Sunday, July 27, 2014

iOS App: ICOON Global Picture Dictionary

ICOON App on iTunes ($0.99, sometimes Free)

What it is: Aimed at travelers ICOON provides a pictorial phrase book for the purpose of cross-language communication. It is simple to use and includes 12 categories that range from the basic/every-day (Hygiene, Health, Clothing, Food) to the travel-related (Measurements, World and Accommodation).

Screen Shot 1 shows a view of the categories, which is on the first screen of this app. Screen Shot 2 shows the view from inside a category ("Hygiene"), and Screen Shot 3 a specific item (toothbrush and toothpaste from the "Hygiene" category).
Screen Shot 1

How we can use it in Tx: When it comes to language goals,
pictures are always useful. Pictures divided into relevant categories are even more useful as one can make decisions about complexity level of vocabulary tasks based on context.

For word-finding goals, vocabulary that is relevant to the immediate environment of your client or is basic for their ADLs (e.g., food, hygiene, clothing) would be easiest. Emotions and Leisure a little more difficult, and Travel and World categories likely most

Language goals can be addressed in a variety of ways including confrontational naming, categorizing (top-down starting with the category and thinking of items then going over them, or bottom-up starting with items and determining categories). Pictures can replace word lists for motor speech and intelligibility practice. The picture lists easily lend themselves to various Q/A tasks, from simplest y/n to more open ended.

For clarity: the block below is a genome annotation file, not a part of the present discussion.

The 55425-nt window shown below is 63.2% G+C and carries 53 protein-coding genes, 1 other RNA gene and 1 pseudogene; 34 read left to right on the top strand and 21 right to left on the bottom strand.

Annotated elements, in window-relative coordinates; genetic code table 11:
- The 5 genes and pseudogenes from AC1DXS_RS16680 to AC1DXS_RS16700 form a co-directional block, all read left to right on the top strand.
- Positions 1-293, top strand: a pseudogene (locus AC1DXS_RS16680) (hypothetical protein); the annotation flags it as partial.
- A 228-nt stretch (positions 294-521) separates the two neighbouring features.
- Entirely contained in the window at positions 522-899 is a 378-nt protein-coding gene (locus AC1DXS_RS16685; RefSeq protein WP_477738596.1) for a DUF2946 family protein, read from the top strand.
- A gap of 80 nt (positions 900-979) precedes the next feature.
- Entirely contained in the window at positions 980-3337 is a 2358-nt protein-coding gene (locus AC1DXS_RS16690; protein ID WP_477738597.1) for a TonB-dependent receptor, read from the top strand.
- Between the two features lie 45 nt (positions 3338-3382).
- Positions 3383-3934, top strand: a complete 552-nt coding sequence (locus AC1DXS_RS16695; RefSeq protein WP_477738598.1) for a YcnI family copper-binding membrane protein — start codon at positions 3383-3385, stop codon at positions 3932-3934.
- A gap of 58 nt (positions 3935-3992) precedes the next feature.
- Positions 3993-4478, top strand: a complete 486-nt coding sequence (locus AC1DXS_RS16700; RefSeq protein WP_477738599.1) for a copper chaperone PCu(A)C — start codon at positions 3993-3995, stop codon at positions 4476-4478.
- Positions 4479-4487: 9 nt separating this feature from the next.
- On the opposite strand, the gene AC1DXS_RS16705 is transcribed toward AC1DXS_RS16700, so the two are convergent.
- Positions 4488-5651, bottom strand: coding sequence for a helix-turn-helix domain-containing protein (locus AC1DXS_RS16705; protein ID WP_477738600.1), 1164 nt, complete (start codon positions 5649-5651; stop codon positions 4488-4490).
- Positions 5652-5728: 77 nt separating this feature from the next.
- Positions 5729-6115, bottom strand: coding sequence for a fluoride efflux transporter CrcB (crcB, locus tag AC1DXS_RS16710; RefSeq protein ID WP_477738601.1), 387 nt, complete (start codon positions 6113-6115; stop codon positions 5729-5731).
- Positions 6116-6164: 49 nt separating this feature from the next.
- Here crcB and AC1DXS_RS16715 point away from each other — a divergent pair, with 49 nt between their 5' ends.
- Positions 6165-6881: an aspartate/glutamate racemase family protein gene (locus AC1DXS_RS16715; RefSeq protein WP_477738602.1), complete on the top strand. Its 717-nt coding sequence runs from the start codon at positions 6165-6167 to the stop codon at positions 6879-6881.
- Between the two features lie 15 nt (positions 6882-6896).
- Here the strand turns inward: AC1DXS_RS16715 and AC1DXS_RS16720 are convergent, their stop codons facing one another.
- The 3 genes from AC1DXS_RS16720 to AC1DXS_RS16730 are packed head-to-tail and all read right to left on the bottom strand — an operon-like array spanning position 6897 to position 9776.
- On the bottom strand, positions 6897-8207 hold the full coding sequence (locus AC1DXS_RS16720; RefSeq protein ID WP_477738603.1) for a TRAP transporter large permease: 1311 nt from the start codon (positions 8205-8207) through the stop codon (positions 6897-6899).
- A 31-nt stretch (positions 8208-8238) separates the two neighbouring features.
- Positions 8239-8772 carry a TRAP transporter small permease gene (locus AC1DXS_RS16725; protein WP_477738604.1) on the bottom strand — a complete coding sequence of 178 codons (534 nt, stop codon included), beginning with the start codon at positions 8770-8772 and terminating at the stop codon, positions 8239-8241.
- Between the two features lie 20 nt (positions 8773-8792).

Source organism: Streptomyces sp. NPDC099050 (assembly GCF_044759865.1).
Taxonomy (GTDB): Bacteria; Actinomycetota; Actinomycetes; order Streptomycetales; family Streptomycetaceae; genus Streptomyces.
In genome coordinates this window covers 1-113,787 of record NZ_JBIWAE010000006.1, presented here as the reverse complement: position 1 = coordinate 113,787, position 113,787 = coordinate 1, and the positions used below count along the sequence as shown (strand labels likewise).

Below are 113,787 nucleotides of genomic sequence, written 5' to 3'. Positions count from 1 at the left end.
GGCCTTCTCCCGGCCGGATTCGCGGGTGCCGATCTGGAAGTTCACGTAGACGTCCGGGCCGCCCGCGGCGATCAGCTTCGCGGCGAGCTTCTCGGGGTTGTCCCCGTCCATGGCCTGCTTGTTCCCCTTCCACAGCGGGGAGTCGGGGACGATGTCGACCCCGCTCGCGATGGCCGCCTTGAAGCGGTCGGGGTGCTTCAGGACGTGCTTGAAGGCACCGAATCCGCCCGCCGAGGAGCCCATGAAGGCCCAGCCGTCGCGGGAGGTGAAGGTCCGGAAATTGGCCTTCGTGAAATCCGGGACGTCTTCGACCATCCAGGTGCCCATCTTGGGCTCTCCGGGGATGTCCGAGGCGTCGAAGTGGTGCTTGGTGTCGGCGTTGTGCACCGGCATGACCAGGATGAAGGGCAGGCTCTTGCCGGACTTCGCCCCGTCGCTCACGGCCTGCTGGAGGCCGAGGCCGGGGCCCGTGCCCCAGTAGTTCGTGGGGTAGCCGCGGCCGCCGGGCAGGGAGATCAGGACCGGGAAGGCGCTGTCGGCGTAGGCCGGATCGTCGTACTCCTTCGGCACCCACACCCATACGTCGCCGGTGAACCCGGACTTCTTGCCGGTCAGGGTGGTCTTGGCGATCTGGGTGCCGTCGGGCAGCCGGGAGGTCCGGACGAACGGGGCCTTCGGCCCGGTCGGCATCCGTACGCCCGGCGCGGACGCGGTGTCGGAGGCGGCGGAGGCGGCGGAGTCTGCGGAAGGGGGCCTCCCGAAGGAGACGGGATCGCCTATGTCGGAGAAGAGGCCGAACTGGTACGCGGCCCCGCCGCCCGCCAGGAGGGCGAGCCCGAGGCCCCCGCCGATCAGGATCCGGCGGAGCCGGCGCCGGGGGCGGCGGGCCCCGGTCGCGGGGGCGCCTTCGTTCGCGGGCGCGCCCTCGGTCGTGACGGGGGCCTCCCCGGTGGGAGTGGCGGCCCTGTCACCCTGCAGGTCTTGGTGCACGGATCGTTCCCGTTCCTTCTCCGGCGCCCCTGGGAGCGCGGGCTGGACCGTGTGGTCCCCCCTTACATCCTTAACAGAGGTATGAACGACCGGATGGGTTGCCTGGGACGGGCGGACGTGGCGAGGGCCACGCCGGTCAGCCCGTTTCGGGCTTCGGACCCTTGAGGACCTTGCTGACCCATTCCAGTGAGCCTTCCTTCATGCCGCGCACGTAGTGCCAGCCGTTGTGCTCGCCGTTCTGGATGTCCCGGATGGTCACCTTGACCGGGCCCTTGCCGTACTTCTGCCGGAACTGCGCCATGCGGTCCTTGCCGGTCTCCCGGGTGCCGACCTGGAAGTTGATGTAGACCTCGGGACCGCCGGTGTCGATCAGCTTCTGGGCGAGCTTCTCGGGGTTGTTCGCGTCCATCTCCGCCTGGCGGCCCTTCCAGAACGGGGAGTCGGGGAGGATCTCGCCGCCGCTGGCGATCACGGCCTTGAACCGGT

Screen Shot 2
The app could also be used to assess appropriateness of AAC using pictures. Does your client recognize the pictures? Are they able to read the category names? Their AAC needs are not likely to be fully met with this app (unless there is no symbolic dysfunction, and your client is only limited d/t voice issues) but you will be able to assess needs and abilities to determine what AAC app WOULD work if any.

Goals we can target in Tx with this app: Language goals
including word-finding, categorizing, question/answer and descriptions, speech goals that address dysarthria, apraxia and anything that affects intelligibility, and AAC (specifically to help assess needs and appropriateness).

Some specific examples:

Screen Shot 3
1. I recently had a client who has an existing Dx of severe expressive aphasia as well as a Dx for severe dementia. I have been working with her on pictures, and she is now able to generate around 30% (on a good day) of simple vocab from pictures. I show her a picture and ask what it is. I try to keep the pictures for each session from within the same category to help with context. If she is not able to generate the word, I give her a choice ("is this a toothbrush or a comb?"). She is able to reply with >90% accuracy. When we started she had <50% acc just repeating words. Her ability to express her needs has increased, and I have been able to educate staff re strategies to communicate with her (to ask her y/n questions as she demonstrates fairly high accuracy answering these).

2. S/P stroke client with expression limited to yes and no and conflicting reports of accuracy re same. These every day vocab pictures were useful in determining the severity of his symbolic dysfunction and helped determine that he is appropriate for an AAC device, and is able to navigate across categories to find his needs.

3. Used this app for a short task in a session with a high functioning language client presenting with mild word-finding issues at conversation level. This app was used to provide stim to jump-start conversations on a variety of topics.